Unlike “online games”, SL does not have a concept of “character improvement” — say, after a playing a while, you pay an amount of money, and earn “skill points” to advance “a level”, which will enable you to get a better job, for instance. Second Life is just like your real life — if you want to make money and have a job, you need to employ your own skills. And, of course, if you want to be an employee, you need to find an employer — another resident who is currently better off than you, and needs someone to help him out since he can’t handle all his work responsability. It’s up to you to apply for a vacancy — like in real life, you will need to convince him that you have the required skills and are “the right guy for the job”.
What kind of jobs are available? Well, for the completely unskilled, not many. You might get paid just to “stand around” in a certain place (usually a mall or a casino) just to attract other users (people tend to gather around places where other residents already are! A crowd draws a crowd). Some clubs also offer jobs to dancers (for about the same reason); and a few shops use sales reps or people to advertise their products. There is not much choice for a completely unskilled resident; you must become creative in order to succeed!
Another relatively unskilled job is modelling — clothes designers often employ their own avatars when taking pictures of the clothes, but the top clothiers will need models, since there are a few fashion shows in SL. Modelling is well paid, but you’ll need expectionally good looking avatars and good animations for going on the catwalk. There are not many offers for modelling, though, but there are a few agencies.
Most of the other jobs are usually self-employment or require some skills to get hired. For instance, if you’re charismatic and an extrovert, you could get a job (or self-emply yourself) as a sales representative or event hoster. You’ll see how events work on chapter 7. The ultimate job in this area is, of course, the Land Baron — how we nickname the real estate agents. They just need to be very keen on the real estate market, have some starting cash, and be very good buyers and sellers. It’s a very profitable job!
If you’re good at working with a graphical design application — like Photoshop, Paint Shop Pro, or GIMP — you have two good choices, one is becoming a clothes designer (it needs one of those programs and a PSD template which is provided by Linden Lab to design new clothes), the other a master texturiser. There are already thousands (if not dozens of thousands…) of very good clothiers, well-established in SL, so be prepared to get into fierce competition here! Designing clothes for SL is mostly a creative task, it’s not “hard” to do (if you’re skilled with a graphical design application), and lots of fun!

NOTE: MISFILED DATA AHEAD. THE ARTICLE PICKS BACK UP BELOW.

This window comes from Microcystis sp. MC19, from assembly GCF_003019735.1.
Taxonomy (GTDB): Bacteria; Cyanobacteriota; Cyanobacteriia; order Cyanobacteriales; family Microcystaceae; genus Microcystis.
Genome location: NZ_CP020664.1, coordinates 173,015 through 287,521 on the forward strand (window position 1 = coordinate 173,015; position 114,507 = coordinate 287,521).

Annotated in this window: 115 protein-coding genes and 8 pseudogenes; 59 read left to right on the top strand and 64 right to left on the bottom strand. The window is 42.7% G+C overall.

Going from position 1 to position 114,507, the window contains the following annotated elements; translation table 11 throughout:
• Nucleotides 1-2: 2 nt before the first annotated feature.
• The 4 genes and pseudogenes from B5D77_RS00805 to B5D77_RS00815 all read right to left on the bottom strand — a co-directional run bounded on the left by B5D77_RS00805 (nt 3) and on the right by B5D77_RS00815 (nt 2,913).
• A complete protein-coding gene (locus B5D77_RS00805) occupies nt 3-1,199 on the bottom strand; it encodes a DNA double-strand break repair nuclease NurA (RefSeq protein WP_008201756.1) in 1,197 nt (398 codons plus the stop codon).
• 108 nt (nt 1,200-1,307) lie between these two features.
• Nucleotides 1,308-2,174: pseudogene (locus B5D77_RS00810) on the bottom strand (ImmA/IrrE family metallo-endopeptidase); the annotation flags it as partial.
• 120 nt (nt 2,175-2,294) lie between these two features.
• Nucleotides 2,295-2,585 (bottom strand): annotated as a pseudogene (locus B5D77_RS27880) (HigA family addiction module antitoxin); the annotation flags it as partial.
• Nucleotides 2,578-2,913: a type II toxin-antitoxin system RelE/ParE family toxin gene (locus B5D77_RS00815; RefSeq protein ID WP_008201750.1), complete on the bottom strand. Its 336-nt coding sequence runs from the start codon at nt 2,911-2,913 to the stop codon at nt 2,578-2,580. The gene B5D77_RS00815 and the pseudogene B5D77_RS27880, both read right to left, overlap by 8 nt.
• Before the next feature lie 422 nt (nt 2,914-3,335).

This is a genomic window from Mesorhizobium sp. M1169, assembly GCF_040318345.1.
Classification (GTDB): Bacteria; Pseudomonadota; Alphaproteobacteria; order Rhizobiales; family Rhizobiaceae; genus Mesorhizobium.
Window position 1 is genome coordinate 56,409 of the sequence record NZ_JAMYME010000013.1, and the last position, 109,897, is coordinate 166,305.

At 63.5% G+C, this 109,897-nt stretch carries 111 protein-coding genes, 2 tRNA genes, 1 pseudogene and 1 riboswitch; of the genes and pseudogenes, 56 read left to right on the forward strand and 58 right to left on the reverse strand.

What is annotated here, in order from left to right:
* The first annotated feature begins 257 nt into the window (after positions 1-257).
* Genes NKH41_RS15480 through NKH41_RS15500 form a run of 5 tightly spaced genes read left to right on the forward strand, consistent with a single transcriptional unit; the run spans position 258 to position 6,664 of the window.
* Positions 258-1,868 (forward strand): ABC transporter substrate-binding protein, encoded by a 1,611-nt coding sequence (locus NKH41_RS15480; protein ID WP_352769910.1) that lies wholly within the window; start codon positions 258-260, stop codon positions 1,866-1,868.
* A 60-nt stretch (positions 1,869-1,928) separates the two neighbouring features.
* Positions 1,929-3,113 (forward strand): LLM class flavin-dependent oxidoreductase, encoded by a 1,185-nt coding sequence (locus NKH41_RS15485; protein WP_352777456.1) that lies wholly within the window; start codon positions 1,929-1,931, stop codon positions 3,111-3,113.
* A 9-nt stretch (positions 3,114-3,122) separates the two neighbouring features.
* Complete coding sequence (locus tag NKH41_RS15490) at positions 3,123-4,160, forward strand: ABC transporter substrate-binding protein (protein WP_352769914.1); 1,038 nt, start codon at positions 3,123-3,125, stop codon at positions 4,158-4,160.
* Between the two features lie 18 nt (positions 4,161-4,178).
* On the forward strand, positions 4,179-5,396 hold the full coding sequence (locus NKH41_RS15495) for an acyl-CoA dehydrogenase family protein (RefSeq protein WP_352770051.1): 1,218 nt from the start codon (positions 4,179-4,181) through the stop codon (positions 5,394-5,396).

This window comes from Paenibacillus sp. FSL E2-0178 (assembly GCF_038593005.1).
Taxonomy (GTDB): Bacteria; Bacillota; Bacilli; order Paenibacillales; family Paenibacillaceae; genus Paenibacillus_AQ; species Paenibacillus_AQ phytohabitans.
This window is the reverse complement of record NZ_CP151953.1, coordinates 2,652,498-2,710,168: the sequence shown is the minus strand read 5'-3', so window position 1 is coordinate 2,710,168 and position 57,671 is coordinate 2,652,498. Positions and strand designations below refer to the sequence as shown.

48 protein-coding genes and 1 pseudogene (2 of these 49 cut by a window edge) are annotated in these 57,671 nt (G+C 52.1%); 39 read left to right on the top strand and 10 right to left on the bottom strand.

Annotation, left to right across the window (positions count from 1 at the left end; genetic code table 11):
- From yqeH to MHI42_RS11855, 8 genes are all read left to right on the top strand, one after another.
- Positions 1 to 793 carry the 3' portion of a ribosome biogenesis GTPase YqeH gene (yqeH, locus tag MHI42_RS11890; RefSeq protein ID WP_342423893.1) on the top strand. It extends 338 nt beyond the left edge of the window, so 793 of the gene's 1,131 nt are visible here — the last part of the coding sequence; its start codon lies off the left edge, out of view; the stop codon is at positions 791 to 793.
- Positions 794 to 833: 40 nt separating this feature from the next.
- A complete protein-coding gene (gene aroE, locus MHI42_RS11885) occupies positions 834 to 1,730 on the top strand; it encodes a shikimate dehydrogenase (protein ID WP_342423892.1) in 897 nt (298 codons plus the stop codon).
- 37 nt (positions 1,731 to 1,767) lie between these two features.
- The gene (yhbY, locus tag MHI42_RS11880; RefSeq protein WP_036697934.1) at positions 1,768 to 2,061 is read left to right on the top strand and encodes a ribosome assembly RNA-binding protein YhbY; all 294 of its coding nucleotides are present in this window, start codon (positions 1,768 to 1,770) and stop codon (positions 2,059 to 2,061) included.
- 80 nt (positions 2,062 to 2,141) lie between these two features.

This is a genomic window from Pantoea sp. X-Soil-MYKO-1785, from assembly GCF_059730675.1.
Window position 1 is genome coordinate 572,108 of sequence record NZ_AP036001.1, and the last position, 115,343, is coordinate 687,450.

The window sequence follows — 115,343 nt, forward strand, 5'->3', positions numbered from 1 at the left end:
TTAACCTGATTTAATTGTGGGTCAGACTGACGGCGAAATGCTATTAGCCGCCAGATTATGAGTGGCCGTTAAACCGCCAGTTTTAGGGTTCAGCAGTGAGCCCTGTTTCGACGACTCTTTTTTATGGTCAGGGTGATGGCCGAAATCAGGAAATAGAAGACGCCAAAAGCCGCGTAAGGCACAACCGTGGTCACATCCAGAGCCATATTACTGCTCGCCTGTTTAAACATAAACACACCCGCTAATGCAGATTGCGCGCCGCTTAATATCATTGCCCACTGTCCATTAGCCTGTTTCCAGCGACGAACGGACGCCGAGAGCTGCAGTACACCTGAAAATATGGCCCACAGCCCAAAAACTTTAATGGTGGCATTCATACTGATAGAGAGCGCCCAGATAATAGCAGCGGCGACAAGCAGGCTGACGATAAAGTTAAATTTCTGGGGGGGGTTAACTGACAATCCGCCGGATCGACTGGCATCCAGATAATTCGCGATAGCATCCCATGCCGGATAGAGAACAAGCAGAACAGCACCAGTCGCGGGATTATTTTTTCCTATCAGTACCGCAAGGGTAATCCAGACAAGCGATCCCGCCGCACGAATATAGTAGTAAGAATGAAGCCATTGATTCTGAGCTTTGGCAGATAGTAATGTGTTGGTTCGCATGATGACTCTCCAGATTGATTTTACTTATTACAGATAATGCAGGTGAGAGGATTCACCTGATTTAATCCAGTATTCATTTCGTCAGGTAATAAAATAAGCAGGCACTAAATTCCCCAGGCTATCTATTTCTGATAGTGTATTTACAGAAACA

If you have a good sense of 3D space and a keen aesthetic sense, you could probably become a “builder”. This is a generic description, since there are several builder types — house builders and “object” builders (like furniture, or cool-looking devices). A very good builder is usually a good texturer, too — so while all building takes place inworld, textures are done in a graphical design program. Most people are “simple builders” — it’s a very entertaining — but the trick to become a “professional builder” in SL is doing amazing stuff with a very low primitive count. That’s the real challenge. As an example, I have seen a fascinating motorbike in SL which uses 200 or 300 primitives, it looks amazingly realistic — but you can’t drive it, since all vehicles can only have 31 prims! The challenge here is doing the same good-looking design in such a limited amount. The same applies to houses and furnitures, since the average land owner will have a limited number of primitives available, and low-primitive designs appeal to a majority of users. If you seriously want to enter this market, be prepared to compete with people who have been building stuff for over a year and a half, and they know all the tricks of the trade. Unlike clothes — which is a purely creative thing — building requires knowing all the tricks. There are several inworld classes to tell those tricks, but you really need to take your time experimenting before you have “sellable” objects.
Cool objects are usually “scripted” — this means that they have a behavior inworld, they are dynamic, they interact with avatars. Good examples of this are vehicles and weapons, but most objects will need a script to work properly (like a lamp which is turned on, or a door that opens and closes). Scripters are residents having learned the Art of LSL Programming. LSL is “Linden Scripting Language”, similar to Java in concept and even syntax, and is very easy to learn (but awfully hard to master) if you’re a knowledgeable programmer in the real world. If you aren’t, you can still learn it, but don’t expect to make a living of it.